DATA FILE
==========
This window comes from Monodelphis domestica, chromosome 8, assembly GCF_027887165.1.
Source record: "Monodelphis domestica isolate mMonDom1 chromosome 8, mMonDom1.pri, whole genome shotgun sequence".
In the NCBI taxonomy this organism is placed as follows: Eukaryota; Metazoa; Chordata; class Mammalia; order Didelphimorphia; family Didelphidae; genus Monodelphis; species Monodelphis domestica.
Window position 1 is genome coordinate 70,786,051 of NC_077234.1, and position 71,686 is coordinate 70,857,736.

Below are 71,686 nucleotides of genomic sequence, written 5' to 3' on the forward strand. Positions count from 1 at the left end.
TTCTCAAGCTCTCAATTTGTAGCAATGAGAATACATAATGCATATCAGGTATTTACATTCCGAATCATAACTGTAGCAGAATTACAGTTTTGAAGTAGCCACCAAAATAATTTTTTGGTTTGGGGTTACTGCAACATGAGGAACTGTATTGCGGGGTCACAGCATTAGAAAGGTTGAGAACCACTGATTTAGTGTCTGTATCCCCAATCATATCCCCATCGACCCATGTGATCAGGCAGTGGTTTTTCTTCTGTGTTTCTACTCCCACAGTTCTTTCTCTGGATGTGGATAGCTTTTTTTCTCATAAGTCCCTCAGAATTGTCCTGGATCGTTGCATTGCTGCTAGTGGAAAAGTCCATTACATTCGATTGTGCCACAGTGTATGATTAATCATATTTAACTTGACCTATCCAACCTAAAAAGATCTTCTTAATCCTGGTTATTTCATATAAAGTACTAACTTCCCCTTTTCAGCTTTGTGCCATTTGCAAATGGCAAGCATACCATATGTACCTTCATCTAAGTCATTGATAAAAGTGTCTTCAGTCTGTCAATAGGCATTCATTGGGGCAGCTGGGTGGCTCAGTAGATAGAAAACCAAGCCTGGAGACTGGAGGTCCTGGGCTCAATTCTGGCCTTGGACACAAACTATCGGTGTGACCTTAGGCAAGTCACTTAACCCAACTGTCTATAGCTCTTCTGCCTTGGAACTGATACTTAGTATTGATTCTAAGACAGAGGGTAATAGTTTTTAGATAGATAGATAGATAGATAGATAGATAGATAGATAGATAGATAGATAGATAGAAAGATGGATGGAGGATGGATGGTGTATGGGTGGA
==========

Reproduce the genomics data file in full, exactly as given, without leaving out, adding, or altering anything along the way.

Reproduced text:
This window comes from Monodelphis domestica, chromosome 8, assembly GCF_027887165.1.
Source record: "Monodelphis domestica isolate mMonDom1 chromosome 8, mMonDom1.pri, whole genome shotgun sequence".
In the NCBI taxonomy this organism is placed as follows: Eukaryota; Metazoa; Chordata; class Mammalia; order Didelphimorphia; family Didelphidae; genus Monodelphis; species Monodelphis domestica.
Window position 1 is genome coordinate 70,786,051 of NC_077234.1, and position 71,686 is coordinate 70,857,736.

Below are 71,686 nucleotides of genomic sequence, written 5' to 3' on the forward strand. Positions count from 1 at the left end.
TTCTCAAGCTCTCAATTTGTAGCAATGAGAATACATAATGCATATCAGGTATTTACATTCCGAATCATAACTGTAGCAGAATTACAGTTTTGAAGTAGCCACCAAAATAATTTTTTGGTTTGGGGTTACTGCAACATGAGGAACTGTATTGCGGGGTCACAGCATTAGAAAGGTTGAGAACCACTGATTTAGTGTCTGTATCCCCAATCATATCCCCATCGACCCATGTGATCAGGCAGTGGTTTTTCTTCTGTGTTTCTACTCCCACAGTTCTTTCTCTGGATGTGGATAGCTTTTTTTCTCATAAGTCCCTCAGAATTGTCCTGGATCGTTGCATTGCTGCTAGTGGAAAAGTCCATTACATTCGATTGTGCCACAGTGTATGATTAATCATATTTAACTTGACCTATCCAACCTAAAAAGATCTTCTTAATCCTGGTTATTTCATATAAAGTACTAACTTCCCCTTTTCAGCTTTGTGCCATTTGCAAATGGCAAGCATACCATATGTACCTTCATCTAAGTCATTGATAAAAGTGTCTTCAGTCTGTCAATAGGCATTCATTGGGGCAGCTGGGTGGCTCAGTAGATAGAAAACCAAGCCTGGAGACTGGAGGTCCTGGGCTCAATTCTGGCCTTGGACACAAACTATCGGTGTGACCTTAGGCAAGTCACTTAACCCAACTGTCTATAGCTCTTCTGCCTTGGAACTGATACTTAGTATTGATTCTAAGACAGAGGGTAATAGTTTTTAGATAGATAGATAGATAGATAGATAGATAGATAGATAGATAGATAGATAGATAGAAAGATGGATGGAGGATGGATGGTGTATGGGTGGA